Provincial credit unions have more stringent rules. A credit union may require you to live, work, or attend school in the immediate area; they’re especially popular in small or underserved rural communities. Some cater to specific professions, such as farmers, teachers, or government employees, and may allow you to refer family or friends. To join a credit union, you must meet eligibility requirements and buy a share (usually between $5-$25) to establish membership.

Why choose a credit union over a bank?

It depends on your financial needs and where you live. When deciding between a bank and a credit union, consider the products and rates offered, the number and location of branches and ATMs, fee structure, customer service, and online/mobile banking options.

Banks vs. Credit Unions in Canada: What’s the Difference?

The Big Five banks dominate Canada’s financial ecosystem, but credit unions have quietly prospered since Alphonse Desjardins opened the first caisses populaires (people’s bank) in Quebec in the early 1900s. Credit unions provide a community-focused approach to day-to-day banking, with emphasis on meeting customers’ needs rather than turning a profit.

There are around 700 credit unions and caisses populaires across the country, with the highest membership concentrated in Quebec and the western provinces. Although they offer many of the same services as banks, there are several differences in how credit unions are structured, regulated, and the benefits to customers.

What’s the difference between credit unions and banks?

Credit unions are financial cooperatives that are locally owned and controlled by customers. They run on a not-for-profit model that reinvests profits back into the business, issues dividends to members, and donates to local charities and community programs. A credit union’s board of directors is volunteer-run and elected democratically, with each credit union member getting one vote regardless of the size of their deposits or investments. Like banks, credit unions have branches and ATMs.

Domestic commercial banks, on the other hand, are large for-profit entities. These include the Big Five: Scotiabank, TD Canada Trust, Canadian Imperial Bank of Commerce (CIBC), Royal Bank of Canada (RBC), and Bank of Montreal (BMO). Investors don’t have to be bank customers to buy shares, and their interest is purely financial. However, no person or group can own more than 20% of voting shares and 30% of non-voting shares. Board members are elected by shareholders, receive compensation, and do not have a professional relationship with the bank.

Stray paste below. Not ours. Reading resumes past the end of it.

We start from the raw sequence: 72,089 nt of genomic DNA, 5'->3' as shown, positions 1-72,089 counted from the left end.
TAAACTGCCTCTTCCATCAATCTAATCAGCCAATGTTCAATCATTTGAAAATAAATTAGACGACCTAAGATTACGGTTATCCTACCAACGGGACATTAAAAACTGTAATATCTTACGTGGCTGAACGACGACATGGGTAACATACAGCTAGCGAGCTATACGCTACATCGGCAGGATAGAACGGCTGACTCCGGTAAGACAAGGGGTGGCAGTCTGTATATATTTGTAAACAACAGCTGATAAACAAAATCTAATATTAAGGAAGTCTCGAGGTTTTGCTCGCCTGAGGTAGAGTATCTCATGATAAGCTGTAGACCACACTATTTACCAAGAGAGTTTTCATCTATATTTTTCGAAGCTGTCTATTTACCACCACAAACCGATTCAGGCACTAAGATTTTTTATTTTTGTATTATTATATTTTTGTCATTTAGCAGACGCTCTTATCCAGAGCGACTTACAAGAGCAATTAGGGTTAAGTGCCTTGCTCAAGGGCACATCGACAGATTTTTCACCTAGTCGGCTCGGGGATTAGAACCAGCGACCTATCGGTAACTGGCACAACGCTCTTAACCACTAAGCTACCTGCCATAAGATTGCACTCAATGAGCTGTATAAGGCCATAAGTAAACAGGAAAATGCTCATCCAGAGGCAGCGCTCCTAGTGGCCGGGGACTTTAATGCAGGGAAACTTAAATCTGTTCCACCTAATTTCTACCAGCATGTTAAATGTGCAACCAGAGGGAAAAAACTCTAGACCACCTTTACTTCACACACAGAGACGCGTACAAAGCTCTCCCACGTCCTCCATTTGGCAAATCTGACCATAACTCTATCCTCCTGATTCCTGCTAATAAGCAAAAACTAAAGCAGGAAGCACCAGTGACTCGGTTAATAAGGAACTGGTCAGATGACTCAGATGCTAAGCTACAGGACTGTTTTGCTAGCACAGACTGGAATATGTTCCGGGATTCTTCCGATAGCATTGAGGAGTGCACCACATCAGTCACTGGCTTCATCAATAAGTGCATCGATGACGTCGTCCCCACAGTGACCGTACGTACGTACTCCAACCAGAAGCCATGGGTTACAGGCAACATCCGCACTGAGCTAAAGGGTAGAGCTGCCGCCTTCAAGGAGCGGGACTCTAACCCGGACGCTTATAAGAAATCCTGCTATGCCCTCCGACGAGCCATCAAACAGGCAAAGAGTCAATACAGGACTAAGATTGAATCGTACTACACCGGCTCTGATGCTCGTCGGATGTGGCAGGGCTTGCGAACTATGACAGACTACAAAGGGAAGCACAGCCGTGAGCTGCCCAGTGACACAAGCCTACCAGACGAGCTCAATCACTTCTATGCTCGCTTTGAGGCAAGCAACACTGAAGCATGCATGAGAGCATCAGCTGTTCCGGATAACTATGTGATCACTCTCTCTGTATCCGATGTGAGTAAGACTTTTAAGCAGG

Funnily enough, there’s debate over the language credit unions can use to describe what they do. The Office of the Superintendent of Financial Institutions (OSFI), Canada’s federal banking regulator, backtracked in August after banning credit unions from using the words “bank,” “banker,” or “banking” to explain their services. The issue is currently under review.

Looking for a savings account?

Check out our savings account comparison tool

What kind of accounts can you hold at a credit union?

Pretty much the same as a bank: chequing and savings accounts, mortgages, loans and credit products, and investment and retirement products. Depending on which bank and credit union you compare, latter may charge lower banking fees and offer higher interest rates on savings. Members can also use their bank card at any credit union ATM within The Exchange Network free of charge. The tradeoff, however, is that credit unions offer fewer account types and financial products than the big banks.

How are credit unions regulated?

Most credit unions are provincially run, with legislation spelling out how they can lend, borrow, and invest. Deposits are covered by provincial corporations or non-government insurers. Some are members of the trade group the Canadian Credit Union Association. Recent legislation paved the way for credit unions to expand and convert to a federal charter, but they’re still member-owned and run as a cooperative.